Stéphanie Garcia and colleagues developed a synthetic form of FGFR3—sFGFR3—and injected it into mice with achondroplasia-like characteristics. They found that the synthetic protein kept the mutant gene receptor from functioning, which allowed bones to grow normally.
A parent with the FGFR3 gene mutation has a 50 percent of passing it on to his or her child. If both parents have the same mutation, there is a high likelihood the fetus will never come to full term. If it does, the baby will have achondroplasia dwarfism.
The mice treated with sFGFR3 had bones that grew to a typical length and died less often as pups, suggesting to researchers that if used in humans, the drug could make surgery to treat achondroplasia obsolete.
While much more research is needed, Garcia and her team are hopeful their findings could result in a treatment for newborns with achondroplasia to prevent bone growth problems associated with dwarfism. Currently, there is no cure for dwarfism.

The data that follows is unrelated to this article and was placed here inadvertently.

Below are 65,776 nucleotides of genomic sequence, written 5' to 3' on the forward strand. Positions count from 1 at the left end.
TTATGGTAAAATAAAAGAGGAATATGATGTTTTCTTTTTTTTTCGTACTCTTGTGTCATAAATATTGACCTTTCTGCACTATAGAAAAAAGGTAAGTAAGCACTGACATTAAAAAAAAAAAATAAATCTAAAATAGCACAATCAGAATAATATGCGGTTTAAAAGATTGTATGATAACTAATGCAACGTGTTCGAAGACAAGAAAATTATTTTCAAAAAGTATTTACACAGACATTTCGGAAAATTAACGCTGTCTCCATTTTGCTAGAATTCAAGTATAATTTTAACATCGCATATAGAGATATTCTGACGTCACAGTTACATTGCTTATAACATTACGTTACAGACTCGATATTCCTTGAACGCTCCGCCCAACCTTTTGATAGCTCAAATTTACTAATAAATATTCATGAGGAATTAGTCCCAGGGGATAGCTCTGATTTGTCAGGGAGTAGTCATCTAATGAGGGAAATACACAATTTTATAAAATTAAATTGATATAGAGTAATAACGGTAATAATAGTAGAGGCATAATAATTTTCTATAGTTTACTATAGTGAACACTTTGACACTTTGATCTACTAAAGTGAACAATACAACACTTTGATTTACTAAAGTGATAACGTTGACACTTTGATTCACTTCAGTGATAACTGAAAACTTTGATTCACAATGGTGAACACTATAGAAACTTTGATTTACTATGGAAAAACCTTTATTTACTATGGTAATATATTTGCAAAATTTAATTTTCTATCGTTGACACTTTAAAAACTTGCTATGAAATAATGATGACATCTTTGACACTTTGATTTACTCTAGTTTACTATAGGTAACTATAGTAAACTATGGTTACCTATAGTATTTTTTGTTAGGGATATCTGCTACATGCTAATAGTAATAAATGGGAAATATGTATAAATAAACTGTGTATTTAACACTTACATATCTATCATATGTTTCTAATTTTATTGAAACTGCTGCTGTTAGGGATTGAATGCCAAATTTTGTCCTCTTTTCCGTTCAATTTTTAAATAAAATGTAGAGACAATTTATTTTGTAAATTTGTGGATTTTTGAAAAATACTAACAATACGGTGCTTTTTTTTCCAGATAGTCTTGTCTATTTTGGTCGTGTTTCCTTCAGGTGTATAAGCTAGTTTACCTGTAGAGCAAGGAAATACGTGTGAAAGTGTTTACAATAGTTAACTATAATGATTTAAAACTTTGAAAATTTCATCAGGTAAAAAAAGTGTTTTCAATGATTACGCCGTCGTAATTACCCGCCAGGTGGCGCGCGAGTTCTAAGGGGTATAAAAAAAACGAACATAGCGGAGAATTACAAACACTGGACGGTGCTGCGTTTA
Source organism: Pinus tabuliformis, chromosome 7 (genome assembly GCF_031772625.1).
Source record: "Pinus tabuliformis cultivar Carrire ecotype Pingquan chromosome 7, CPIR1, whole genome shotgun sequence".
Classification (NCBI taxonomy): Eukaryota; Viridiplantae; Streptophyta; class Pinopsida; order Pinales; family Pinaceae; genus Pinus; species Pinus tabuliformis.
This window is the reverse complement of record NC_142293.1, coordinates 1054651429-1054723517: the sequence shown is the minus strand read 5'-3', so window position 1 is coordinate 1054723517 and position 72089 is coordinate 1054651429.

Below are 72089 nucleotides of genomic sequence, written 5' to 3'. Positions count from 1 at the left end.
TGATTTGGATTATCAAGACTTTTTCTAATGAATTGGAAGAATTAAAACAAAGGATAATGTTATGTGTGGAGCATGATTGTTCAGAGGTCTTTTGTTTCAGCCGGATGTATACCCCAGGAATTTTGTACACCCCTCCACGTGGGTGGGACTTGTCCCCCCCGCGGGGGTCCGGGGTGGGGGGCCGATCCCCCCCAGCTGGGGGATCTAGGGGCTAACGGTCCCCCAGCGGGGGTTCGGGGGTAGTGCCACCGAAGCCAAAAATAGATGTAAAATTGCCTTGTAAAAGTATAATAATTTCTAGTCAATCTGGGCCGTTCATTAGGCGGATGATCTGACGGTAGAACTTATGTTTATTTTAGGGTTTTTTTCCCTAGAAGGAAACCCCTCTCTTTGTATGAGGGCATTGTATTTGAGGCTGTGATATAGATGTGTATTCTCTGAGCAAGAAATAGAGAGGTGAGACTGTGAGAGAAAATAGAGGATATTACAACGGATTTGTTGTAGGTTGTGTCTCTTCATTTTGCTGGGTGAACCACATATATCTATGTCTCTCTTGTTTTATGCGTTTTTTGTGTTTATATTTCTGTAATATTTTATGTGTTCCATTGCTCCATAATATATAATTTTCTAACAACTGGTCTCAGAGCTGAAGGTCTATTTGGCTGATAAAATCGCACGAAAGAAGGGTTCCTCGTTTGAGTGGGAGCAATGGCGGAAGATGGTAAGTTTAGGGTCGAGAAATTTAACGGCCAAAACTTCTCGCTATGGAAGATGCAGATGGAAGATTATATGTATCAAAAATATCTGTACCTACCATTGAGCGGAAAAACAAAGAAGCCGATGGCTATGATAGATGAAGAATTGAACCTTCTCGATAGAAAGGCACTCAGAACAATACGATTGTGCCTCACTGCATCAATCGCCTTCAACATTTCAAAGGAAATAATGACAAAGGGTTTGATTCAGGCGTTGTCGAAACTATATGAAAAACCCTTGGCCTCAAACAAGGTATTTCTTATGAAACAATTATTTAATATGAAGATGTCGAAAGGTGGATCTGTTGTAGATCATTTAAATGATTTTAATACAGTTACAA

“These results describe a new approach for restoring bone growth and suggest that sFGFR3 could be a potential therapy for children with achondroplasia and related disorders,” researchers concluded in their study, published in the top journal Science.
A person is considered to have dwarfism if he or she is 4-feet, 10-inches or shorter in adulthood. It can be detected in-utero by an ultrasound scan.
Emmy and Golden Globe-winning actor Peter Dinklage and Jackass star Jason “Wee Man” Acuña are two celebrities with dwarfism caused by achondroplasia.